Major developments on the NBC Connecticut Troubleshooters investigation into crumbling foundations. We have been telling you about the plight of homeowners for more than two years. And now, more help is on the way.
Last month state leaders came through with $100 million of bond money over five years. Now the U.S. Congressmen representing the areas with the problem have another solution, tax deductions for repairs done on homes with crumbling concrete basements.
Congressmen John Larson and Joe Courtney say after 19 months of negotiating, they have secured federal tax relief from the IRS. People facing expenses to fix this, that can approach and even exceed $200,000 can now deduct the cost of the repairs that are not reimbursed. Most insurers do not cover this problem that affects people like Sheila Cyr of Tolland. “This is great. I had tears in my eyes just listening to this whole thing. Just, so appreciative and thankful to everybody."
The crumbling basements have been caused by concrete poured from 1983 through about 2013 in north central and eastern Connecticut that have the naturally occurring mineral pyrrhotite in it. When exposed to air or moisture, it can cause cracking
Under current federal tax law, taxpayers may deduct a casualty loss from their income if they have suffered a sudden loss due to fire, flood, theft, or other sudden and unusual causes. While pyrrhotite-related damage develops over time, Courtney and Larson have been seeking IRS guidance to allow a casualty deduction related to this longer-term damage, citing the precedent of IRS assistance to homeowners affected by corrosive Chinese drywall in 2010.
The new guidance, released November 22nd by the Treasury Department, approves their request for federal tax relief. Specifically, the guidance allows for the treatment of crumbling foundation-related repair costs as a “casualty loss” deduction from a taxpayer's taxable income. The change is effective immediately.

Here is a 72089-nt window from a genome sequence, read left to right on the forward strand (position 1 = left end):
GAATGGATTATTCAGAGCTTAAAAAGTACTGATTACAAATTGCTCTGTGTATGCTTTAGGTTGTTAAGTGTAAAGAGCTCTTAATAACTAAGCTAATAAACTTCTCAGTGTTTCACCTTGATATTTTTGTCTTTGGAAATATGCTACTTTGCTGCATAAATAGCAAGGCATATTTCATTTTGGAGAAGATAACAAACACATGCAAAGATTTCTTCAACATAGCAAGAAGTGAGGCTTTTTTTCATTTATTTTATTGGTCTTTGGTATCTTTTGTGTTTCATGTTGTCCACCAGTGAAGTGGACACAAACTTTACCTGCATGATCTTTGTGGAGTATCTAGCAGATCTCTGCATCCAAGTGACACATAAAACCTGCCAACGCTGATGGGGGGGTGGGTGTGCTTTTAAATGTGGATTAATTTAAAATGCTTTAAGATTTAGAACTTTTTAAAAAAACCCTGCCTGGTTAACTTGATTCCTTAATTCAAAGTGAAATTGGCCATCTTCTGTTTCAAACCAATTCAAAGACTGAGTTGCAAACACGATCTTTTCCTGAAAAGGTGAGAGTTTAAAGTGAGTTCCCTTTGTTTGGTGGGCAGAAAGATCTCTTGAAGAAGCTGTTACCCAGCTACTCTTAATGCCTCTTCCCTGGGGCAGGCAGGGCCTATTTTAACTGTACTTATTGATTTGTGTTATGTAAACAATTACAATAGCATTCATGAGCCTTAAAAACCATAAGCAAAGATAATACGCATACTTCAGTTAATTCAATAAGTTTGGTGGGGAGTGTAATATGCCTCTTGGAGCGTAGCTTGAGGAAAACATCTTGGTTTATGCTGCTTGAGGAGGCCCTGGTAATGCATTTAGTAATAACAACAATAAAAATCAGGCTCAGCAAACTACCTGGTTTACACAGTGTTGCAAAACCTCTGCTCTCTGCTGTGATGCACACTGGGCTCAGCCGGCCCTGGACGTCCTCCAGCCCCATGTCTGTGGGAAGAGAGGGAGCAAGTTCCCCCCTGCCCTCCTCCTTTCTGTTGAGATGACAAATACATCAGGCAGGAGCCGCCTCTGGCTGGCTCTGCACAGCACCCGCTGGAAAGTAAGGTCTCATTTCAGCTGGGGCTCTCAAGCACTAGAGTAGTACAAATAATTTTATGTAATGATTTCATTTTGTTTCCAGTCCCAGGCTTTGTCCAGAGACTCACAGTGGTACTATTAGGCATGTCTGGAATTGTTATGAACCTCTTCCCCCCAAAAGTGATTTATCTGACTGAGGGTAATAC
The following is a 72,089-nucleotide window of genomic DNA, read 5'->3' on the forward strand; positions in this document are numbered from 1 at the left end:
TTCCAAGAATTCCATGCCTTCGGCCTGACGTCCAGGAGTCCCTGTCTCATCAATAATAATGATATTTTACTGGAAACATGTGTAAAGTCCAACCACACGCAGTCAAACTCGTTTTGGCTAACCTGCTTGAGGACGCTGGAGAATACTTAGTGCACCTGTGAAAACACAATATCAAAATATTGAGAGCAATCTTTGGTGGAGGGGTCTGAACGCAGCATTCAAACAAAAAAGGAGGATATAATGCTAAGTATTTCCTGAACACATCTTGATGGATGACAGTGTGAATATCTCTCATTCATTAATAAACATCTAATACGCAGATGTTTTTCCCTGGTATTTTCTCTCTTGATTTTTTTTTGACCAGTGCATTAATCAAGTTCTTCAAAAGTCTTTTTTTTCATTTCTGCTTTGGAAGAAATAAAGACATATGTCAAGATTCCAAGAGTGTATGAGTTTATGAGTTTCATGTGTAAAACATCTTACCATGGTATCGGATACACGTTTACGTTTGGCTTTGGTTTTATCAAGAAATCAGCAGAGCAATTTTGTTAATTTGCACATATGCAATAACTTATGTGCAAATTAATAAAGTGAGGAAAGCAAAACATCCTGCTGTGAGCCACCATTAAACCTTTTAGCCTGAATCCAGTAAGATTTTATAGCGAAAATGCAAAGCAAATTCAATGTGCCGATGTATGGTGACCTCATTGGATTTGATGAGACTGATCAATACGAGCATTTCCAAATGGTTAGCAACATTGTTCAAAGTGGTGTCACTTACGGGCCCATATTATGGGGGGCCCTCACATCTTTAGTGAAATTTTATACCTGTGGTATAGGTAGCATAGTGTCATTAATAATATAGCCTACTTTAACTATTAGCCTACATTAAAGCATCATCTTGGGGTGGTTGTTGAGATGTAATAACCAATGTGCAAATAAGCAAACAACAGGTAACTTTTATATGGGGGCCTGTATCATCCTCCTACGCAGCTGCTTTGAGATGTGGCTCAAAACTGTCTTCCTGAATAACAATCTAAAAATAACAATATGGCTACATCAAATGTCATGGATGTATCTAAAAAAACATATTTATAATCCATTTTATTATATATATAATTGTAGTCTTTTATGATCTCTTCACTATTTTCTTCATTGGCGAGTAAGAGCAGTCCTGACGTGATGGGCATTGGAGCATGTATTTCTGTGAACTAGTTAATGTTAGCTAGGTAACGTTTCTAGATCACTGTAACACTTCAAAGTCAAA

Congressman Courtney says at this point it is not known if the tax deduction applies for businesses or condos with this issue, but it does appear to allow people to make deductions on repairs in the past, “Let's say they fixed their house in 2015, okay, and didn't claim it, you know what I saw there I would interpret that that they would be able to file an amended return."
How far back you can go with the deduction remains the question. The biggest advice Congressmen Courtney and Larson shared was, for people with this issue looking for a tax deduction, they should definitely consult with a tax preparer.
Congressman Larson adds “The individuals and families in Connecticut with crumbling foundations have been experiencing an ongoing nightmare. While there is no one silver bullet solution to make up for the loss experienced by these homeowners, today’s announcement by the U.S. Department of Treasury will provide at least some degree of relief for many of them. It is the first time that the federal government has acknowledged the unique harm Connecticut residents have suffered through no fault of their own. I’d like to thank the IRS, the Department of Treasury, the National Taxpayer Advocate, and especially all of the homeowners who have reached out to my office to share their stories and allowed me to tour their homes.”